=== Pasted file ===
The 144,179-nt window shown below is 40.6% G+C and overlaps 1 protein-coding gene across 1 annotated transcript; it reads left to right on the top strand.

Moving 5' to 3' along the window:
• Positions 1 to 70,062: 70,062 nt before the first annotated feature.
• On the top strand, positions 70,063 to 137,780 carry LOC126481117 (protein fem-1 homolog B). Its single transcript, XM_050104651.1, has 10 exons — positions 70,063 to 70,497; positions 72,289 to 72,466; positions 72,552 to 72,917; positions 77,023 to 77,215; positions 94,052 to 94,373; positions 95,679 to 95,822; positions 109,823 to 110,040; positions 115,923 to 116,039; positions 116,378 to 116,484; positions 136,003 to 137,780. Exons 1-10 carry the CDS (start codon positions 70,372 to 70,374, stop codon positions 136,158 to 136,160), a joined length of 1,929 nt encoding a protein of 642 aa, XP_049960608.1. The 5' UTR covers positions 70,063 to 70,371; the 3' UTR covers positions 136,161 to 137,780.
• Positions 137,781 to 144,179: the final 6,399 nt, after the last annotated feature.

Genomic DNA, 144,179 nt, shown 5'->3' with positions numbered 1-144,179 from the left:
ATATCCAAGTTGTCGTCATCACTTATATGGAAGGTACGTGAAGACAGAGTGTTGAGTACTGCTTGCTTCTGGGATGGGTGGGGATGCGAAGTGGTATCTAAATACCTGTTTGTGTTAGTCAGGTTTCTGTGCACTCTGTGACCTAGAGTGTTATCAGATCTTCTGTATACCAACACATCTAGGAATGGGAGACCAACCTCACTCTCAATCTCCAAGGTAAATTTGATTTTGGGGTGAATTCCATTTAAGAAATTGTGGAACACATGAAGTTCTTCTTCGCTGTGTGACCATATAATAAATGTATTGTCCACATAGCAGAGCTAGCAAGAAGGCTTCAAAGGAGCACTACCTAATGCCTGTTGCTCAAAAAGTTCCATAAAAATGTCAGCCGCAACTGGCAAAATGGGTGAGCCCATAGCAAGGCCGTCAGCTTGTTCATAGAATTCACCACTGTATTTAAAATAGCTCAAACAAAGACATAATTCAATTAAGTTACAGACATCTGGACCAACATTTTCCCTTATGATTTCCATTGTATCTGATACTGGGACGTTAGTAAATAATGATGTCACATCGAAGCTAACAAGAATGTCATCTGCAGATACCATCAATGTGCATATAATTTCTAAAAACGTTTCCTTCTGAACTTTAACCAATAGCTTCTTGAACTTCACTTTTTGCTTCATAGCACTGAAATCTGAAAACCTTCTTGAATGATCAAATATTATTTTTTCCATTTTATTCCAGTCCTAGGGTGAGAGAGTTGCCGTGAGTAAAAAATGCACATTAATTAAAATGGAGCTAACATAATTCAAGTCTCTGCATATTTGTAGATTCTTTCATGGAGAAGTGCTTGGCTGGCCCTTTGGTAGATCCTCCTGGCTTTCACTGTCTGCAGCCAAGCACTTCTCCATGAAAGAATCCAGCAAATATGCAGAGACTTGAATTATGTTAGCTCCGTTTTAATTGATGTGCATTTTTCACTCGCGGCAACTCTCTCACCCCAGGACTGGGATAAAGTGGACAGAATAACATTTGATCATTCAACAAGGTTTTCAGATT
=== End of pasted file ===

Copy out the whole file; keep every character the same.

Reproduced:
The 144,179-nt window shown below is 40.6% G+C and overlaps 1 protein-coding gene across 1 annotated transcript; it reads left to right on the top strand.

Moving 5' to 3' along the window:
• Positions 1 to 70,062: 70,062 nt before the first annotated feature.
• On the top strand, positions 70,063 to 137,780 carry LOC126481117 (protein fem-1 homolog B). Its single transcript, XM_050104651.1, has 10 exons — positions 70,063 to 70,497; positions 72,289 to 72,466; positions 72,552 to 72,917; positions 77,023 to 77,215; positions 94,052 to 94,373; positions 95,679 to 95,822; positions 109,823 to 110,040; positions 115,923 to 116,039; positions 116,378 to 116,484; positions 136,003 to 137,780. Exons 1-10 carry the CDS (start codon positions 70,372 to 70,374, stop codon positions 136,158 to 136,160), a joined length of 1,929 nt encoding a protein of 642 aa, XP_049960608.1. The 5' UTR covers positions 70,063 to 70,371; the 3' UTR covers positions 136,161 to 137,780.
• Positions 137,781 to 144,179: the final 6,399 nt, after the last annotated feature.

Genomic DNA, 144,179 nt, shown 5'->3' with positions numbered 1-144,179 from the left:
ATATCCAAGTTGTCGTCATCACTTATATGGAAGGTACGTGAAGACAGAGTGTTGAGTACTGCTTGCTTCTGGGATGGGTGGGGATGCGAAGTGGTATCTAAATACCTGTTTGTGTTAGTCAGGTTTCTGTGCACTCTGTGACCTAGAGTGTTATCAGATCTTCTGTATACCAACACATCTAGGAATGGGAGACCAACCTCACTCTCAATCTCCAAGGTAAATTTGATTTTGGGGTGAATTCCATTTAAGAAATTGTGGAACACATGAAGTTCTTCTTCGCTGTGTGACCATATAATAAATGTATTGTCCACATAGCAGAGCTAGCAAGAAGGCTTCAAAGGAGCACTACCTAATGCCTGTTGCTCAAAAAGTTCCATAAAAATGTCAGCCGCAACTGGCAAAATGGGTGAGCCCATAGCAAGGCCGTCAGCTTGTTCATAGAATTCACCACTGTATTTAAAATAGCTCAAACAAAGACATAATTCAATTAAGTTACAGACATCTGGACCAACATTTTCCCTTATGATTTCCATTGTATCTGATACTGGGACGTTAGTAAATAATGATGTCACATCGAAGCTAACAAGAATGTCATCTGCAGATACCATCAATGTGCATATAATTTCTAAAAACGTTTCCTTCTGAACTTTAACCAATAGCTTCTTGAACTTCACTTTTTGCTTCATAGCACTGAAATCTGAAAACCTTCTTGAATGATCAAATATTATTTTTTCCATTTTATTCCAGTCCTAGGGTGAGAGAGTTGCCGTGAGTAAAAAATGCACATTAATTAAAATGGAGCTAACATAATTCAAGTCTCTGCATATTTGTAGATTCTTTCATGGAGAAGTGCTTGGCTGGCCCTTTGGTAGATCCTCCTGGCTTTCACTGTCTGCAGCCAAGCACTTCTCCATGAAAGAATCCAGCAAATATGCAGAGACTTGAATTATGTTAGCTCCGTTTTAATTGATGTGCATTTTTCACTCGCGGCAACTCTCTCACCCCAGGACTGGGATAAAGTGGACAGAATAACATTTGATCATTCAACAAGGTTTTCAGATT